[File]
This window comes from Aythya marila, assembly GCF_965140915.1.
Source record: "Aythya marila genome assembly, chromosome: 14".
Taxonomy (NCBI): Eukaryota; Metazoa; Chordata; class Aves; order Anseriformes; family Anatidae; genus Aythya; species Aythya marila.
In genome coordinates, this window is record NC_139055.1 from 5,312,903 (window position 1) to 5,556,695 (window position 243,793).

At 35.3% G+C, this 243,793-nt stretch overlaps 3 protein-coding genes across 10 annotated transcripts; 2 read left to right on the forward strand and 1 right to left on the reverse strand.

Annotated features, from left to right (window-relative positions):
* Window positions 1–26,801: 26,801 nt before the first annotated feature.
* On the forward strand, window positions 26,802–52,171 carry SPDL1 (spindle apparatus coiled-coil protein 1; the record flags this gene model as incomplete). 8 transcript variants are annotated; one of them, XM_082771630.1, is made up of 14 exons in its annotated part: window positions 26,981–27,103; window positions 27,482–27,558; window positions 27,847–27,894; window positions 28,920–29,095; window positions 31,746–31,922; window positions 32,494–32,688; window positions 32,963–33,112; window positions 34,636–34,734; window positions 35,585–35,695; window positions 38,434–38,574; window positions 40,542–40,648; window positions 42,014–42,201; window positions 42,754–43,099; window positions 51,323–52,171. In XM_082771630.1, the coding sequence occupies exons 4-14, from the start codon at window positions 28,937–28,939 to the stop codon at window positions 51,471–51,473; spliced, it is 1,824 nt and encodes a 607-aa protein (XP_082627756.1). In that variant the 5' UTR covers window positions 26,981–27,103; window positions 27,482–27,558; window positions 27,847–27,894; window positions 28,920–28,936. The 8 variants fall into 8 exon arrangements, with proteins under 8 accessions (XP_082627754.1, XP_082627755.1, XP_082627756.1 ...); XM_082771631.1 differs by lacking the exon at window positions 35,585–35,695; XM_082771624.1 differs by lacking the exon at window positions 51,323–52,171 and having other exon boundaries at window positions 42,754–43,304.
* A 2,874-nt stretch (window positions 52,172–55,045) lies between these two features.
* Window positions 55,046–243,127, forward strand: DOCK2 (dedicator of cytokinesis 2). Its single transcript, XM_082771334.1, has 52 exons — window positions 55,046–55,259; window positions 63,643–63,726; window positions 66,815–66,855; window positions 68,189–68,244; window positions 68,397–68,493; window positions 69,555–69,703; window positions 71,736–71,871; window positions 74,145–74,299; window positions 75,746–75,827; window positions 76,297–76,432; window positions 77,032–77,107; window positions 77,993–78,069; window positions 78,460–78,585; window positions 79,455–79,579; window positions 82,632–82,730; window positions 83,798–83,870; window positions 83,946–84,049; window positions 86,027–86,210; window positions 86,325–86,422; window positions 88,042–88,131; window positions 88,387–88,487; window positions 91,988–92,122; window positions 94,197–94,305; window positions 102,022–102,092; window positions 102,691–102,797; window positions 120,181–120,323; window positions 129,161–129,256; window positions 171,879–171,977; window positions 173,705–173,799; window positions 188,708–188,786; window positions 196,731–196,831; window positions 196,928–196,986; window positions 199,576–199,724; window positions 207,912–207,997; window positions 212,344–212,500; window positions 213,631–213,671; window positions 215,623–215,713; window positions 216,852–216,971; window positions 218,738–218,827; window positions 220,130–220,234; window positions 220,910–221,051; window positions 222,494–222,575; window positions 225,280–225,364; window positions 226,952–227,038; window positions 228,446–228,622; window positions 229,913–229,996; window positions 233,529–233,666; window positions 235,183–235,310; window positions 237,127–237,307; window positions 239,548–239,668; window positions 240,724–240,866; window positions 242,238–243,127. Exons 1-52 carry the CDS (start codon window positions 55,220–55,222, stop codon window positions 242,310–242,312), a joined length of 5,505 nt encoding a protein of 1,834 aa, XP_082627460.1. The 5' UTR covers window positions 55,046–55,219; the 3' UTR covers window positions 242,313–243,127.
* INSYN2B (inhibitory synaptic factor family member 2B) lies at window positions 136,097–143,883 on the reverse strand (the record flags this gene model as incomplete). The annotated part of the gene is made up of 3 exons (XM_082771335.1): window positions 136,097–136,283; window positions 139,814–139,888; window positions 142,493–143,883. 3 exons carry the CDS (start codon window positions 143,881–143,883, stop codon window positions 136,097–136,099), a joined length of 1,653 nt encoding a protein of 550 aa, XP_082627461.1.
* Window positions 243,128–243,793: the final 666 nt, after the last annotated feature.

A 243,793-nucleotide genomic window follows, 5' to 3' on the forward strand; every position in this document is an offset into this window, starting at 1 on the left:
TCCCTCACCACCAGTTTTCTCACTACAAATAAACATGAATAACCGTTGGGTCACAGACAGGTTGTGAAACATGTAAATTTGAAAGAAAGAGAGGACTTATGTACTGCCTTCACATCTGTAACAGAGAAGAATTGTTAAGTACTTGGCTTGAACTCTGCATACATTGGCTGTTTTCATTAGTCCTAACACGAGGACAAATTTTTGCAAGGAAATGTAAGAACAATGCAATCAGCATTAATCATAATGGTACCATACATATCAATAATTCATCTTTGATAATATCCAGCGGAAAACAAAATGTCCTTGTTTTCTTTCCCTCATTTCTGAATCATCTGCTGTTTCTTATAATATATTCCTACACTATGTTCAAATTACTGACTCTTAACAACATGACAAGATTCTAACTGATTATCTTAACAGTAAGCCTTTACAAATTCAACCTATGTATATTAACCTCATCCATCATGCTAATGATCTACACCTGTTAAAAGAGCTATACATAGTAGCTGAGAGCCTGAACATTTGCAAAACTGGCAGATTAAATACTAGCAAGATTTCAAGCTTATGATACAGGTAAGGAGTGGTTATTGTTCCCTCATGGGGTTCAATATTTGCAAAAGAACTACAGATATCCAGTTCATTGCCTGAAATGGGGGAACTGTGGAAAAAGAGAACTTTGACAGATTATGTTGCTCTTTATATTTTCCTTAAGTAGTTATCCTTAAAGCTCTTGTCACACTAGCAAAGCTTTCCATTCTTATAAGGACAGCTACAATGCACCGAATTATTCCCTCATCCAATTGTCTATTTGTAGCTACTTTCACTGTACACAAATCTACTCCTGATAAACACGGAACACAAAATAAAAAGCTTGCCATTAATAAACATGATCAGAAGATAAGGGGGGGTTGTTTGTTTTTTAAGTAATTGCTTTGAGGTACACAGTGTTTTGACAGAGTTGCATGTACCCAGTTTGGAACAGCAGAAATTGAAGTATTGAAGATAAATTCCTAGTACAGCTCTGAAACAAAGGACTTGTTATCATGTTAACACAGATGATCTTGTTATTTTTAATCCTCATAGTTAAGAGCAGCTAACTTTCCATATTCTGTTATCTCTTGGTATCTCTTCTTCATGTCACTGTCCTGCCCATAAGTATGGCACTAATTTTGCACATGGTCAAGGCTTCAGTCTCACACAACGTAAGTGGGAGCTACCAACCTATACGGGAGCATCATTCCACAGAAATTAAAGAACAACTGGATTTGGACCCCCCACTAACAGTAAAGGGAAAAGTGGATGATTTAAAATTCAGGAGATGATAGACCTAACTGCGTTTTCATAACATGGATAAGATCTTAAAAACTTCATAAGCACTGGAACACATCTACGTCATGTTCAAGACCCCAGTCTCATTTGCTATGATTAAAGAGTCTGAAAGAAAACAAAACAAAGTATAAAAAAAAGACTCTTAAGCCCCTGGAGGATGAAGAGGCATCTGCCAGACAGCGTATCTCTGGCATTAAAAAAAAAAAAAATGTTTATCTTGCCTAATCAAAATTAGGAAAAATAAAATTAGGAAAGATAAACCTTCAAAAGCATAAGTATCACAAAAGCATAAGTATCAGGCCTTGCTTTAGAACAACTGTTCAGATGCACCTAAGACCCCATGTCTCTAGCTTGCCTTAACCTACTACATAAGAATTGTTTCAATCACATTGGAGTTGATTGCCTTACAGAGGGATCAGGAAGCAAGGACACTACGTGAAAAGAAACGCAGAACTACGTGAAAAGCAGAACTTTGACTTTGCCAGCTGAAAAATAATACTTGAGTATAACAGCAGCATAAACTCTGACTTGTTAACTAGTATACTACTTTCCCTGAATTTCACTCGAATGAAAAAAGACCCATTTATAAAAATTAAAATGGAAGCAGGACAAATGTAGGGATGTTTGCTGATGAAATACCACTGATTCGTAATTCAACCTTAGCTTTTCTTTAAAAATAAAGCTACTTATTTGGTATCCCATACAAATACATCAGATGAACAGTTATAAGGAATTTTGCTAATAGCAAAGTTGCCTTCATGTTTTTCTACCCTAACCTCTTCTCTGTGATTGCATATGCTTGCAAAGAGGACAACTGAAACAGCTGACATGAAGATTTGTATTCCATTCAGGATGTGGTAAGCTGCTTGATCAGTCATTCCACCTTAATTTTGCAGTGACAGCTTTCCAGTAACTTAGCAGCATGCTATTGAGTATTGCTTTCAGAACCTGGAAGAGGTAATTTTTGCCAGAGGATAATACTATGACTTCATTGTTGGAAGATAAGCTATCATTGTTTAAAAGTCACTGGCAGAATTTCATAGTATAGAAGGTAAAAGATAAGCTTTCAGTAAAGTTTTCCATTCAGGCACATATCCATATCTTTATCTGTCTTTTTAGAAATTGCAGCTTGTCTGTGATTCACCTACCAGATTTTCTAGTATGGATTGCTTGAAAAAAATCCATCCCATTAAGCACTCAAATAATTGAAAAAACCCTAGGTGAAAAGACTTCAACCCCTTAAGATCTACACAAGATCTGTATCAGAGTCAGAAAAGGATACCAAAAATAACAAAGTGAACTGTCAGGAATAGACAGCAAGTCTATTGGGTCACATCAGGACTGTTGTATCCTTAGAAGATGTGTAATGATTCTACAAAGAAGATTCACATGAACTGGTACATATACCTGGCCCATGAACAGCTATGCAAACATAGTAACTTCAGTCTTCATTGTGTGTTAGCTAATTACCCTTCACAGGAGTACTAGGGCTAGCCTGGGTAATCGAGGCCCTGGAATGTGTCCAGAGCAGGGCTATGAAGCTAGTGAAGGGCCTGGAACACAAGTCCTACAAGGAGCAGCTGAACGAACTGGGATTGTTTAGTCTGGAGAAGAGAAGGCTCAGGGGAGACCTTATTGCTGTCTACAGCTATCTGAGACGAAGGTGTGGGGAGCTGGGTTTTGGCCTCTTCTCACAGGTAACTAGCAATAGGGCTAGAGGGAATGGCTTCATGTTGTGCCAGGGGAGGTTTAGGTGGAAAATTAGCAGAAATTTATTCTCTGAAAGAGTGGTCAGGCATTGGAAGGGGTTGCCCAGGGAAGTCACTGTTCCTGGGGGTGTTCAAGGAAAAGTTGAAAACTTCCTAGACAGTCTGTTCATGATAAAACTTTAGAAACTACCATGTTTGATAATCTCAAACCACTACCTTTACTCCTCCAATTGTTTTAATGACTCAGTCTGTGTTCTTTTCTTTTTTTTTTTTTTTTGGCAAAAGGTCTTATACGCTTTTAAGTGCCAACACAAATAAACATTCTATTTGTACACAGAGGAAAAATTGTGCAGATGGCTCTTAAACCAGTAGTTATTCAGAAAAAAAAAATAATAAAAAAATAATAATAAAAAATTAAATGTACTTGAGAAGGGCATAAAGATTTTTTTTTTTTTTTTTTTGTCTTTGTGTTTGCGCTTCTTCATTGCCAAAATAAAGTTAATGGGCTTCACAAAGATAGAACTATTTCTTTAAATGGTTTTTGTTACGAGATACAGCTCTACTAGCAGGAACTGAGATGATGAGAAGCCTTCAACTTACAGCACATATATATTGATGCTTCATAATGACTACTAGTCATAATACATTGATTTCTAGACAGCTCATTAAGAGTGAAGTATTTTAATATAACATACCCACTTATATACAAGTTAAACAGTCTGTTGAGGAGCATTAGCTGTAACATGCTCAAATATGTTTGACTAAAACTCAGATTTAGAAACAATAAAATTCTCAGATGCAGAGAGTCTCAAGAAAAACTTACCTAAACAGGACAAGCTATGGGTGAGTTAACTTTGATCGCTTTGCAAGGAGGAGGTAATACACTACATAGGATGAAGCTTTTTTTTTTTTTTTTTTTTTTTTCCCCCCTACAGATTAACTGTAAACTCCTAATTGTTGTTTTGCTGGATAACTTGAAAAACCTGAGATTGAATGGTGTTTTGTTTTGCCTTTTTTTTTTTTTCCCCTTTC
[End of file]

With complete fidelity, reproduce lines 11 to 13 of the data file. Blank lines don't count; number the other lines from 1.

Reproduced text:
* INSYN2B (inhibitory synaptic factor family member 2B) lies at window positions 136,097–143,883 on the reverse strand (the record flags this gene model as incomplete). The annotated part of the gene is made up of 3 exons (XM_082771335.1): window positions 136,097–136,283; window positions 139,814–139,888; window positions 142,493–143,883. 3 exons carry the CDS (start codon window positions 143,881–143,883, stop codon window positions 136,097–136,099), a joined length of 1,653 nt encoding a protein of 550 aa, XP_082627461.1.
* Window positions 243,128–243,793: the final 666 nt, after the last annotated feature.

A 243,793-nucleotide genomic window follows, 5' to 3' on the forward strand; every position in this document is an offset into this window, starting at 1 on the left: